How ISIS fanatics from ‘terror hotbed’ Morocco flooded Europe to carry out attacks in London, Paris, Barcelona, Brussels and Finland

The north African country has long considered itself a haven of stability and a key ally in the fight against ISIS, but recently has found itself shaken by carnage in Europe blamed on Moroccans who have moved abroad.

Foreigners travelling within Morocco are also a possible target for home-grown extremists.

This week two Scandinavian backpackers were brutally murdered near the village of Imlil, leading to the arrest of four Moroccan suspects.

A brother of one of the suspects told the MailOnline: "The first thing you have to know is that he is illiterate. That means it is easy for criminals to influence him to do whatever they want.

"For sure, he was meeting the people who brainwashed him. Someone was telling him that the religion says certain things, and they were trying to convince him."

In it latest advice to travellers, the Foreign Office says terrorists are "likely" to carry out attacks in Morocco and urges visitors to be "vigilant at all times".

It writes that "attacks could be indiscriminate or target foreigners", citing the last major terror incident in April 2011.

Seventeen people were killed and 25 injured in a large explosion caused by a bomb in Marrakech at the Argana Restaurant in Djema el-Fna Square.

While Morocco is seen as relatively safe compared to its North African neighbours, a number of terrorists have become radicalised here. The Muslim-majority nation is considered as a main exporter of ISIS fighters to Syria.

Barcelona terror suspect Younes Abouyaaqoub, 22, was the Moroccan driver in the van attack on Spanish tourist hotspot Las Ramblas which killed 15 pedestrians.

Around 1,800 Moroccans have become jihadist fighters in Libya, Iraq and Syria in recent years, according Moroccan authorities.

Islamic State, which is losing territory, has claimed credit for a number of global attacks this year – although it has provided no evidence.

Some 1,000 jihadists are said to have been smuggled back to Morocco and Tunisia from the crumbling ISIS battlefields –  where six of the 12 terrorists who carried out massacres in Spain in September 2017 are believed to have hailed, the Guardian reported.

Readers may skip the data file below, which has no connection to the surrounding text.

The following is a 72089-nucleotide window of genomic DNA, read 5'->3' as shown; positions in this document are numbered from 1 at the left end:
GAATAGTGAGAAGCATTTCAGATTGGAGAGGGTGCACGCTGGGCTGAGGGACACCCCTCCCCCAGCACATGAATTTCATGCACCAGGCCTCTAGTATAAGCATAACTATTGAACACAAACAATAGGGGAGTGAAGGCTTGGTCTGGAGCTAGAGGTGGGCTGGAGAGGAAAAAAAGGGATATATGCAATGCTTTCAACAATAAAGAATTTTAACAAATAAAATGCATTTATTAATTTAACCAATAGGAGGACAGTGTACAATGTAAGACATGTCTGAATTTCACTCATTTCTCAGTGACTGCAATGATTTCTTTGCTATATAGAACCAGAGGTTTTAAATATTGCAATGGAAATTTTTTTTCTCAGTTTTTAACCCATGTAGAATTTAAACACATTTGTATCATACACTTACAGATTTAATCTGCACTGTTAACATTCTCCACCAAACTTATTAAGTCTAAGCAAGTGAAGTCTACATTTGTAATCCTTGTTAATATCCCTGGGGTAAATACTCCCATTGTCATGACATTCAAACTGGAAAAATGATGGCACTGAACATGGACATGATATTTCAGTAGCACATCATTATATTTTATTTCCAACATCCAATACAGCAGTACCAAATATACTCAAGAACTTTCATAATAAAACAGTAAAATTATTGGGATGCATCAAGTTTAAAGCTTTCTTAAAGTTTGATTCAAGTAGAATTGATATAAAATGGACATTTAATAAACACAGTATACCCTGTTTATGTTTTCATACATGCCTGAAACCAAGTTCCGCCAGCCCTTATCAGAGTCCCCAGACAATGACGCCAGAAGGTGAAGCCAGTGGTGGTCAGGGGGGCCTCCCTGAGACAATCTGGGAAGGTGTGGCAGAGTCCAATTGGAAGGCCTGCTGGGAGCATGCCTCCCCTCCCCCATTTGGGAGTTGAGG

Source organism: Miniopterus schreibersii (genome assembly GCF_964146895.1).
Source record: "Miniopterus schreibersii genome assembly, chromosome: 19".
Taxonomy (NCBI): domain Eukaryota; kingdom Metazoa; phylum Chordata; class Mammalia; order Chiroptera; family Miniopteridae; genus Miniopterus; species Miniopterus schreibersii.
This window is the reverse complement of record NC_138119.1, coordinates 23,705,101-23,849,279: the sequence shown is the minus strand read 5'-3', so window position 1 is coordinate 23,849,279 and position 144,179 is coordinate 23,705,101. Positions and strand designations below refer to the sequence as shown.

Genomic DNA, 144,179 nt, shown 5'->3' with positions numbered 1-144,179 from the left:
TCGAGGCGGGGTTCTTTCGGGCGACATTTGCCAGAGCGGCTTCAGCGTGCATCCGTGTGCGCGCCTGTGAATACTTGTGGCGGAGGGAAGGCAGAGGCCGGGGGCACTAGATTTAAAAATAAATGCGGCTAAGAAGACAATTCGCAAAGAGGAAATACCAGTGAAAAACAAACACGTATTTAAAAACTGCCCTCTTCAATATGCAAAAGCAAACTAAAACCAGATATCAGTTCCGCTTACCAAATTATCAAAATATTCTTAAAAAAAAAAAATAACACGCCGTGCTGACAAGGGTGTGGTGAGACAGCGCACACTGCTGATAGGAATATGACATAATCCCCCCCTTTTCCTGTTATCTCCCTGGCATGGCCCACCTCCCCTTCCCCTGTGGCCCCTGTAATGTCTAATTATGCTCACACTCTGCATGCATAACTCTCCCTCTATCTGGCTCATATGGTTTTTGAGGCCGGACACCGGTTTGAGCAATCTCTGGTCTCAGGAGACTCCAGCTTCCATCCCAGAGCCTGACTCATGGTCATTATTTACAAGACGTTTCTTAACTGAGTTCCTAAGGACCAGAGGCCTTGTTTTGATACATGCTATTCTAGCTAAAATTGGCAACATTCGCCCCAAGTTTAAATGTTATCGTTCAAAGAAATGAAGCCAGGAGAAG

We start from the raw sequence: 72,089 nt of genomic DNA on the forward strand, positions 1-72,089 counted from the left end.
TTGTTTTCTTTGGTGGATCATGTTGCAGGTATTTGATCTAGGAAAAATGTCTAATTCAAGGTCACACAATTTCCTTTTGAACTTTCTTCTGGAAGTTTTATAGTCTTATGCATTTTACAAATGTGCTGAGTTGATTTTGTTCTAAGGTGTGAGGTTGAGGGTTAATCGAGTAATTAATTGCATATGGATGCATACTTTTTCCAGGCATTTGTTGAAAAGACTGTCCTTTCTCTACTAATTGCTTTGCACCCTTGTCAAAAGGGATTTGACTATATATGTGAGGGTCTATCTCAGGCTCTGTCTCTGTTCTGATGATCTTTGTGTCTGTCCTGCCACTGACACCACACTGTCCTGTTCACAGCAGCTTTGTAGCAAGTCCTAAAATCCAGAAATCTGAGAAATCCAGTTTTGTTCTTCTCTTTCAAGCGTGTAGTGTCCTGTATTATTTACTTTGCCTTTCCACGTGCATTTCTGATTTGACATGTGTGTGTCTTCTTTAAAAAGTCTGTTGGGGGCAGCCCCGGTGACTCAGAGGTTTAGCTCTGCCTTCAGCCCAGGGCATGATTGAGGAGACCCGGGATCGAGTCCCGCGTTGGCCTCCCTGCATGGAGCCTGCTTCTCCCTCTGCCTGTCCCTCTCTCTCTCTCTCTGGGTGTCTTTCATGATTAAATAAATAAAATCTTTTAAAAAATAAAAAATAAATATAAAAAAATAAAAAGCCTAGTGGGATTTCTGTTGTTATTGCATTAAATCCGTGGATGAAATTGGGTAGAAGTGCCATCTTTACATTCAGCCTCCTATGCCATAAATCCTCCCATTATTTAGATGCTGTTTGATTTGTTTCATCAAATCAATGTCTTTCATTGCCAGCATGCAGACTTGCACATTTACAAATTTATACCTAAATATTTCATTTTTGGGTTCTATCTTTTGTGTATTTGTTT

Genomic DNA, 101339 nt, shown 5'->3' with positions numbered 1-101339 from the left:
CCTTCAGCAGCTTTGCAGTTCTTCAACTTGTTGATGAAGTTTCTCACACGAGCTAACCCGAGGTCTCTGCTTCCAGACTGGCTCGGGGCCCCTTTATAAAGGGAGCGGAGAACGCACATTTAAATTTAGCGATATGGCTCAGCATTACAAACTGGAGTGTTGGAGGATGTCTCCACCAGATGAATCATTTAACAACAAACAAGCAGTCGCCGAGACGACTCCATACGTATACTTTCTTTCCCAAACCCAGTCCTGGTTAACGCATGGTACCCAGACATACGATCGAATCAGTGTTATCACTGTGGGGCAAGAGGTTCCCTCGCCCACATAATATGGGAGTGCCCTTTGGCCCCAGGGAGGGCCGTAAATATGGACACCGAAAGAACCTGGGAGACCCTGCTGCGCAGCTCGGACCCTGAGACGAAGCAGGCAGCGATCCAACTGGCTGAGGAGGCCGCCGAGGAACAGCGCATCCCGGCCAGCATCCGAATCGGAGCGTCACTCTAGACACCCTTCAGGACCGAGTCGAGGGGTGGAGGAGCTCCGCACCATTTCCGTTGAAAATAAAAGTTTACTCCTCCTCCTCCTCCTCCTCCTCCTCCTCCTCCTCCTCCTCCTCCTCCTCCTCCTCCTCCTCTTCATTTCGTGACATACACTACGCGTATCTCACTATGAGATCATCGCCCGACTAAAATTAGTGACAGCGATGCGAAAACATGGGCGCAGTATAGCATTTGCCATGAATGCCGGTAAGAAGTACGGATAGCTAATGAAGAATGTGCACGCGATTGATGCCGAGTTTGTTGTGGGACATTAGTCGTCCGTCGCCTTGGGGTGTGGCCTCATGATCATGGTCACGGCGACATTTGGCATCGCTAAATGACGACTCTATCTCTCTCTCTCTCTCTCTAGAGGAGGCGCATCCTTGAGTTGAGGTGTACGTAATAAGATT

With the fast-shrinking Islamic caliphate, Morocco is now seen as a springboard for attacks in Europe.

For decades, Spain has been the main destination for Moroccans who form 16.4 per cent of immigrants in Spain – making them the largest migrant community in the country.

The two countries nearly touch across the Strait of Gibraltar and Spain has two enclaves in North Africa separated from Morocco by barbed wire fences to stop illegal crossings.

Official figures show more than 3,300 migrants entered Spain illegally by sea from Morocco in the first four months of 2017.

This figure has tripled compared to just over a thousand in the same period in 2016, UN's International Organisation for Migration reported.

As Spanish police piece together the perpetrators behind the Catalonia attacks, their anti-terrorism operation has focused on dozens of men of Moroccan origin.

Moroccan-born Moussa Oukabir, 18, was one of five jihadists shot dead in Cambrils after they drove in to a group of pedestrians on August 17, killing one woman and injuring six other people.

The 12-member cell is believed to be made up of brothers and childhood friends from Ripoll described as integrated, well-liked and responsible members of their tight-knit community.

But it is not the first time radicalised Moroccan youths living in Europe have been at the centre of terror attacks.

Just days later, the the main suspect in a knife attack in Finland's Turku that killed two women was named as 18-year-old Moroccan asylum seeker Abderrahman Mechkah.